Love this video! What do you think?
Kristina and I spent most of the Saturday before last working on our Big Picture Communications Timeline for 2016.
This is the exercise that I highly recommend nonprofits do before attempting an editorial calendar, and the same goes for consultants too! The steps are just a bit different.
For nonprofits, it starts with events and milestones both within and outside of their control, then calls to action, core topics, and story arcs. I devoted the entirety of Chapter 7 in Content Marketing for Nonprofits (Amazon) to the Big Picture Communications Timeline.
But doing it for our own company was a bit different. We let our thought leadership goals and training/mentoring programs drive the schedule. We were also explicit about both the content marketing schedule and the advertising schedules, which we had never really sketched out in this much detail before (which is why we felt like we were often working on too many different things at once this year!).
Here’s how we tackled it . .
Core Topics. I had already decided to do a series of four programs we are calling Marketing Accelerators, one per quarter, and to use those topics as guiding themes for each quarter. So we marked those out on the calendar, including when registration opened (and thus marketing began) as well as when we would be delivering the program.
Email List Building and Free Content. Next we mapped out some email list building campaigns and delivery of free content, like free webinars, leading into those Accelerators.
Pass Holder Only Benefits. Next we looked at what else we wanted to deliver in the form of training and resources to our All-Access Pass Holder Community and fit all of that into the schedule.
Other Big Milestone Dates. We added in the important dates for time-consuming projects like our Mentoring Program for Communications Directors, our Nonprofit Communications Trends Report, and when we put our Annual Pass on sale.
Identifying Gaps for Additional Speakers to Fill. With all of these key items in place on the calendar, we could now see where the gaps or slower times were, and we are working with several colleagues to fit their trainings into our schedule.
Kristina and I feel great about our 2016 plan!
How do you do long-term communications planning for your own business? If you’ve never tried it, give the Big Picture Communications Timeline a try.
If you are really interested in how to market your business to nonprofits, and developing your own customized marketing strategy that will work for you, joining the Get Nonprofit Clients Coaching Program is the way to go.
I will offer this program only once a year, so it will be late 2016 before I re-open the program.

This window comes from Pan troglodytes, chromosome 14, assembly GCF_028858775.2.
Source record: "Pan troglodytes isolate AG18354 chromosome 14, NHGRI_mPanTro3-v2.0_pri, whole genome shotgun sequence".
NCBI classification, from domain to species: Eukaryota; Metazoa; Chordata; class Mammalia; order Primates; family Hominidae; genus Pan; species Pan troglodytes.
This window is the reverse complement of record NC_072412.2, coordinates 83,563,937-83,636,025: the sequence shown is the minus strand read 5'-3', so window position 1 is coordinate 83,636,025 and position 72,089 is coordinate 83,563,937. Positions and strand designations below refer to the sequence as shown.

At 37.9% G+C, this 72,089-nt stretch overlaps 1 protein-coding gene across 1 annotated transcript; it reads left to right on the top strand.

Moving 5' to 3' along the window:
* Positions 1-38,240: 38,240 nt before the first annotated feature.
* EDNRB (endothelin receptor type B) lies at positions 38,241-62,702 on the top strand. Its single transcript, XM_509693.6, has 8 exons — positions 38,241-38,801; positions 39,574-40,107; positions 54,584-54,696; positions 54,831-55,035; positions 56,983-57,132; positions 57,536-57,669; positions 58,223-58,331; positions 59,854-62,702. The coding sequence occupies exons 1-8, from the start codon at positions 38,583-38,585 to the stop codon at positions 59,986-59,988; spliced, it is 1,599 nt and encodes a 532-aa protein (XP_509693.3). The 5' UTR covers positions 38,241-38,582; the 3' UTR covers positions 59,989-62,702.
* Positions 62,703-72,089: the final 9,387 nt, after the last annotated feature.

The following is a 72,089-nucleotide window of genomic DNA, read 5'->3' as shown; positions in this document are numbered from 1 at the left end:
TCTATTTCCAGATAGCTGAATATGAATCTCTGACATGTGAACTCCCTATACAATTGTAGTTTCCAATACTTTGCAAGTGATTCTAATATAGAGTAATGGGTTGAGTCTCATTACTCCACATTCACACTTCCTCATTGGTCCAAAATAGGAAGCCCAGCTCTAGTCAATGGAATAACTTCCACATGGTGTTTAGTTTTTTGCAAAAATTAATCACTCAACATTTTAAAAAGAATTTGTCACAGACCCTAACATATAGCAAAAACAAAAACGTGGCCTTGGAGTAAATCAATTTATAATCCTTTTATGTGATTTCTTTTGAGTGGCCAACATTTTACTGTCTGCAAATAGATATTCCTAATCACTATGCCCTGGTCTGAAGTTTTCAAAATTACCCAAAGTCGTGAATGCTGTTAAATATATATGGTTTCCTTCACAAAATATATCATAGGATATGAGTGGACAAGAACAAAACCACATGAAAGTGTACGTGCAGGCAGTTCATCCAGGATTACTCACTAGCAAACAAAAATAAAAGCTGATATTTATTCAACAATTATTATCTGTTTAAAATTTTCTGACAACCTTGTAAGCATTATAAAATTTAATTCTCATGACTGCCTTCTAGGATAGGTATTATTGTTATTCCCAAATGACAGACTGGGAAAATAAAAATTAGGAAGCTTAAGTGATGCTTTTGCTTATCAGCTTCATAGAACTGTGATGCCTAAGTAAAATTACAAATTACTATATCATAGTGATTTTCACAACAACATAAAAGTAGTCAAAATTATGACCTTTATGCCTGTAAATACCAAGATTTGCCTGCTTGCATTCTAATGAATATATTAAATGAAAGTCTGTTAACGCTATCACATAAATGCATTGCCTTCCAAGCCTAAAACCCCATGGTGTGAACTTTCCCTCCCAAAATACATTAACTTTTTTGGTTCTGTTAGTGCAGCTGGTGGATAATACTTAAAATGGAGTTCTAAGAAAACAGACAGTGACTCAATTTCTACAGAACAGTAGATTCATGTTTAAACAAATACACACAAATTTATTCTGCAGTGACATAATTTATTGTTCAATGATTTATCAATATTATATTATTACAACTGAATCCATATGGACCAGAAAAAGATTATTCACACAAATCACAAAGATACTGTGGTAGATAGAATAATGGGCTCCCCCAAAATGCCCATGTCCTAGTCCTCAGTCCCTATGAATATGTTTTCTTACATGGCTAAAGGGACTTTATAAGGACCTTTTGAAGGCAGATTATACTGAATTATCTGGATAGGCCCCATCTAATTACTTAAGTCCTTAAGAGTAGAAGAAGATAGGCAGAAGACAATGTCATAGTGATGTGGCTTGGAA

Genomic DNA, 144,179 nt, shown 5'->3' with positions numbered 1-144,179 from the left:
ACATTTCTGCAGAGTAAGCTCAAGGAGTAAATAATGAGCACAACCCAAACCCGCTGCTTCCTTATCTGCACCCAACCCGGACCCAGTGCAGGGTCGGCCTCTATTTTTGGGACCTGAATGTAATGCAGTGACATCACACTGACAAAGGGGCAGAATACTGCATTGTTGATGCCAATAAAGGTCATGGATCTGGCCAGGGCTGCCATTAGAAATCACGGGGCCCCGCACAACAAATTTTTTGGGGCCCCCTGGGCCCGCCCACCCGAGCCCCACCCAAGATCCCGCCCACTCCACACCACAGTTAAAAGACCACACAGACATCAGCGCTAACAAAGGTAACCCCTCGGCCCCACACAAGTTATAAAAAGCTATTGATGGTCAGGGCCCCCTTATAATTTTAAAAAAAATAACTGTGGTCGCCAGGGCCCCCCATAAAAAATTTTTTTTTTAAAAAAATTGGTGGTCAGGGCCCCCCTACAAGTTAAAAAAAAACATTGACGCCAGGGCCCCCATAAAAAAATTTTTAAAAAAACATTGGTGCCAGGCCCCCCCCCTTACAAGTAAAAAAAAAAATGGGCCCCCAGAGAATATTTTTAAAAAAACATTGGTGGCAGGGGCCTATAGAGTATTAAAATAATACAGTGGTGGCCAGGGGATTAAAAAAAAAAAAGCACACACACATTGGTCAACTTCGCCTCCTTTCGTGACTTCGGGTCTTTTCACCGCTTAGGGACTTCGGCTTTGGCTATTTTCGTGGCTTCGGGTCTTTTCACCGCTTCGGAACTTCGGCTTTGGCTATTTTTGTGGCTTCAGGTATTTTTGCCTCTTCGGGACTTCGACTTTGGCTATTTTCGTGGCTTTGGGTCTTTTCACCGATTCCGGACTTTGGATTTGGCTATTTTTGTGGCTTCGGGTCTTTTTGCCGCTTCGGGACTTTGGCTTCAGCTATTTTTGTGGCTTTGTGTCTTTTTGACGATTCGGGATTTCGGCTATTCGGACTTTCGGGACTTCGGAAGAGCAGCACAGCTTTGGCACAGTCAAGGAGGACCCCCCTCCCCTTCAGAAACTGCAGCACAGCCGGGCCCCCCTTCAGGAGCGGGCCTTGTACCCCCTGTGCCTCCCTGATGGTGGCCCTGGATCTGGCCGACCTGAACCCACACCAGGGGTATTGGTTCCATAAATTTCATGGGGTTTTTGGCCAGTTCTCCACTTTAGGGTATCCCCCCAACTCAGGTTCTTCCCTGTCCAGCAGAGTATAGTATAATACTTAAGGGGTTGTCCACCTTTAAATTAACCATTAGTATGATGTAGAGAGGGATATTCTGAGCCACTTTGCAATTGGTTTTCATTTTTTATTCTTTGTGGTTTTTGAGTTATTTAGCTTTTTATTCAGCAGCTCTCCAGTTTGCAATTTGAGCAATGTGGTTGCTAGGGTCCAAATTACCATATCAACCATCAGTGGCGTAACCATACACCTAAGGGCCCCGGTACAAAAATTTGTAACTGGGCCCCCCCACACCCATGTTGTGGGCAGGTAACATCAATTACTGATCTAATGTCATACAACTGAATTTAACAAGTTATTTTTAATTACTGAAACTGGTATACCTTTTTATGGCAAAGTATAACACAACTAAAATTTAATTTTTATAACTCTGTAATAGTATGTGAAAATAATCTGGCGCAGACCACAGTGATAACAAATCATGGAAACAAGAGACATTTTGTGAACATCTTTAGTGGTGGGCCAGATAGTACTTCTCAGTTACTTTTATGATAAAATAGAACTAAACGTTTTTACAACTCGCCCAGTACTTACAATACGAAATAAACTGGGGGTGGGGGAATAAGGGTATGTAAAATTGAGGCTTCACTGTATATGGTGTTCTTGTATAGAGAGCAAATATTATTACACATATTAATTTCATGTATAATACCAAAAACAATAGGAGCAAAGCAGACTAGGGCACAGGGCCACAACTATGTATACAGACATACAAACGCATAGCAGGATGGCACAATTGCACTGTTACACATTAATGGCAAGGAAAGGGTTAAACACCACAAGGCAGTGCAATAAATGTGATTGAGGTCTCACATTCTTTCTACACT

Want to create a marketing strategy that gets you the sweet life in 2016? We get started on Monday!
Want to join us? Registration closes at midnight ET on Friday, October 2, 2015.
Every year at Nonprofit Marketing Guide, we do a Nonprofit Communications Trends Report. We develop the questions around this time of year, open the survey throughout November, do some “sneak peek” releases of the data in December and issue the full report in January.
It’s a great resource for the community, and a great list builder for us.
I usually add 3-5 new questions a year, and am brainstorming now.
We usually get somewhere around 2,500 nonprofits participating, most of whom are communications directors, with some development directors and executive directors too.
What question(s) would you like to see in the survey, that perhaps could help you with your own marketing decisions? Multiple choice is easiest, so let me know what answers you would offer as choices too.
Share your ideas in the comments — and thanks for your help with brainstorming!
P.S. The Get Nonprofit Clients Coaching Program starts October 5 and registration ends this Friday. I’ve decided to make the early bird rates permanent, so no worries if you didn’t get around to registering yet!
From the outside, it looks like that’s what I did. But the behind-the-scenes truth is that I already had one major client lined up before I quit my job, great leads for several others, a cash cushion in the bank, and a significant other who offered to pay more than his share of expenses when needed.
All of that meant I could afford to be patient. I was, and the work came. But it was probably six months before I felt like I was in a solid, comfortable place.
Nonprofits are generally not fast decision makers or “impulse” buyers. You are talking about people who are usually quite frugal, and who have been “doing it themselves” for quite a long time.
It takes even more time for them to recognize that they need help, or that someone could do it better. It takes even more time on top of that to decide to spend the money (because they often have to go find the money or budget for the expense months — even a year — in advance).
Come up with your own lead development system, and work it hard, day in and day out. Then be patient. The clients will come.
We’ll discuss more strategies like this that are essential when working in the nonprofit sector during the Get Nonprofit Clients Coaching Program. Registration ends this Friday, October 2, 2015.